The ubiquitous storytelling

Storytelling is everywhere!

If you saw the title and opened this article, chances are you’ve been trained to accept the importance of storytelling like Newton’s Laws to physics. 100% onboard with this acknowledgement, I want to spotlight the presence of the storytelling technique in a few very different areas that I’ve been exploring.

0. A powerful language native to human minds

First of all, why storytelling? What makes it so unique?

Merriam-Webster dictionary tells us that a “story” is an “account of events”. What it didn’t call out is, it is the most natural way of accounting for events: most intuitive to and adaptable by human minds. Ever since we were kids, we were eager to hear stories – that was our introduction to the outside world. Names, dates and data escape from our minds quickly, but we are hard-wired to remember good stories. Storytelling is therefore not just a technique, but a powerful language native to human minds. This makes it one of the most human ways to communicate.

Let’s see where can we find traces of storytelling!

1. Tech

I’ll start in my home ground: Microsoft. Did you know that Microsoft has a Chief Storyteller? At Microsft, storytelling is becoming a fashion. As a PM (program manager), it is my bread and butter: a big part of my job is to tell customer stories to developers, engineering stories to leadership, industry stories to sponsors, product stories to customers… We the PM’s tell stories because we are communicators, and it is through storytelling that we make people understand each other without necessarily meeting them.

But storytelling doesn’t just stop at the PM’s. Storytelling trainings are being provided to Microsoft citizens in various disciplines. Microsoft is investing in equipping its crew with this new skill, not unlike the rest of the tech world. One thing I noticed at UBC’s recent “CS50” computer science event, was how many presenters and panelists – elites from various areas across the computer science world – appeared well-trained at this skill that probably wasn’t part of our CS degree. People in academia and industry seem to be catching up; it makes me proud to be a tech community member.

2. Acting

It doesn’t take effort to see the link between acting and storytelling. Any acting job is a storytelling job – the only question is how truthful the story is told, and that truthfulness is what actors strive for: They establish eye lines to maintain the fourth wall. They let accent, costume and makeup speak for their characters’ background. They study the moments before and after to make a scene flow naturally. They surface and cap emotions to enrich the characters’ humanness… I could go on, but I don’t question your power of summarization. Actors use every power the nature give them to tell stories, and it is through these stories does the audience enjoy performing art.

3. Law

Some books on the topic of law I’ve read also emphasized the practice of storytelling in this field. Legal disputes happen when someone claims to have been illegally harmed by another. How does the plaitiff back up their cause of action?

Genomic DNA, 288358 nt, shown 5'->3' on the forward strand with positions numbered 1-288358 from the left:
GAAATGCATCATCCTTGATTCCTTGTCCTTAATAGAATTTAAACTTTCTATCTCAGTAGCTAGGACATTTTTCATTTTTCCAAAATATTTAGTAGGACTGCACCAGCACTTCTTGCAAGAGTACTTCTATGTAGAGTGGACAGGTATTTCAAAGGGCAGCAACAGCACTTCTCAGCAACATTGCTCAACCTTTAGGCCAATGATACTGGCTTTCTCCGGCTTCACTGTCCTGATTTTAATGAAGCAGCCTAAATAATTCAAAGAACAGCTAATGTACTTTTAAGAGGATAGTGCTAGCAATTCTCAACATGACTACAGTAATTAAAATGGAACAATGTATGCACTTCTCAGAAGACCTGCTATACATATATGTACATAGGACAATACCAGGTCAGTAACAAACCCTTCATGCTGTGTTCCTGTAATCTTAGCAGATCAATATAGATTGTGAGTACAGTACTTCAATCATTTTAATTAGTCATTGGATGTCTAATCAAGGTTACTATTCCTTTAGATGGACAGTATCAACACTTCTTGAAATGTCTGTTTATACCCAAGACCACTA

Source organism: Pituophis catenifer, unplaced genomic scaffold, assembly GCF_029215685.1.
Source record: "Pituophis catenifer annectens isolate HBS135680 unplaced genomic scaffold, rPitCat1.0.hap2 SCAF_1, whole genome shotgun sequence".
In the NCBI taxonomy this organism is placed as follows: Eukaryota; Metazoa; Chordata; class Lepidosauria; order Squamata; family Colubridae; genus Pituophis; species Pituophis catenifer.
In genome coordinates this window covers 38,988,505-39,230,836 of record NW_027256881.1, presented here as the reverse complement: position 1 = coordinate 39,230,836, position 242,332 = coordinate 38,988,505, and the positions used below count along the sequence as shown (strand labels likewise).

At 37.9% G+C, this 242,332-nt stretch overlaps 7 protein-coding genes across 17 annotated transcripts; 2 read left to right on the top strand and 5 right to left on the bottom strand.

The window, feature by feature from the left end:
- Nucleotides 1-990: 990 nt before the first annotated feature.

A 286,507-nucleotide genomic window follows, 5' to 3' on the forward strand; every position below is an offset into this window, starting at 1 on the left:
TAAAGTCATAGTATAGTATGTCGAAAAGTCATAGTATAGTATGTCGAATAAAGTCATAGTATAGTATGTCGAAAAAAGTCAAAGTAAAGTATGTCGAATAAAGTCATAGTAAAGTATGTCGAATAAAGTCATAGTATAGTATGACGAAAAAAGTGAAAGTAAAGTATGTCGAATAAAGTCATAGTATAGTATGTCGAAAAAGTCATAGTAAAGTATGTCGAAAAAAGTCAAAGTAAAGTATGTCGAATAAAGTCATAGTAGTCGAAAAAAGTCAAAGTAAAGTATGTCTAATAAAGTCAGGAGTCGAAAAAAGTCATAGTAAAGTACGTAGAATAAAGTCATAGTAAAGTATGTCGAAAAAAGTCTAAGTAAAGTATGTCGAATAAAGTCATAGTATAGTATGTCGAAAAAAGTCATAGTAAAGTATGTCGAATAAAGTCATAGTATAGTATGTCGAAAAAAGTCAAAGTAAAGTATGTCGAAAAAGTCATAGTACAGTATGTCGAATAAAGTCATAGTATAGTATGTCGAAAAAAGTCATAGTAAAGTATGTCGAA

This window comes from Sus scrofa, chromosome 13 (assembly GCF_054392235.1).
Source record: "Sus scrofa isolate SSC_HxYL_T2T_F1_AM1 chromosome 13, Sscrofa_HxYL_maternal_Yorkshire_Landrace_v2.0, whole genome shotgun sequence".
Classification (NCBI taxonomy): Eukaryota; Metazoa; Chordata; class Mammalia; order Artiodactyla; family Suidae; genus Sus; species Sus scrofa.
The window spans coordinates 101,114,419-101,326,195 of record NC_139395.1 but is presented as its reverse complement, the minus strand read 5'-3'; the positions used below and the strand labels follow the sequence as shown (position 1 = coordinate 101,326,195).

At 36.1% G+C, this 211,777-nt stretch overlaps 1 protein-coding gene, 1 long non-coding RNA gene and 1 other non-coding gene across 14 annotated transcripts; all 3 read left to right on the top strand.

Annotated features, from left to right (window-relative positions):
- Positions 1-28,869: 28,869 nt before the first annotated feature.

Stories. Of course there’s an ocean of legal terms law professionals can use to describe what can be done here, but eventually what goes into the preponderance of evidence are stories: the party with the stronger story wins. But when the stakes are higher, such as in criminal prosecutions where both the alleged offence and the punishment are stronger, the stories are required to be more solid, sounding beyond a reasonable doubt.

If you review any law textbook, you will read about many cases; they constitute of stories told by many parties involved in the incidents, and some of them can be real page-turners. But seeing through all the stories different parties communicate and identifying the truth, can be such a challenge, which is where my great admiration for law people come from.

4. Medicine

As surprising as this may sound, doctors are trained in storytelling too! If you have seen medical dramas like House, you may remember House ordering tests, breaking and entering or even talking to patients to solve the puzzle (House joke intended). A perspective you may not have taken, as called out by Dr Lisa Sanders (technical advisor for the show House), is that those are actually story-building processes: information from/about the patient tells one story to the doctor, usually involving the patient’s previous health condition and what they went through after getting sick. The art of diagnostics, according to Dr Sanders, takes in that story and digests it into a story by the doctor. So how is this new story different?

The difference is that, this second story is told in the language of medicine. This story incorporates all bits of useful information told by the patient – verbally or otherwise – into a result where all pieces of the puzzle consolidate into a final diagnosis. But even then, storytelling doesn’t stop. Now is the time for the doctor to tell a third story, back to the patient. What now?

This third story happens after the diagnosis is made: now is the doctor’s turn to stretch the story that led to the diagnosis to fit the context of the patient’s life. Only when that story is told to the patient will they understand the situation and the stake, can they be expected to do what it takes to get better. Storytelling is once again the important communication tool that help doctors and patients work together toward the same goal.

X. Sources of inspiration

Every Patient Tells a Story, Lisa Sanders MD
Law & Econimics, Cooter & Ulen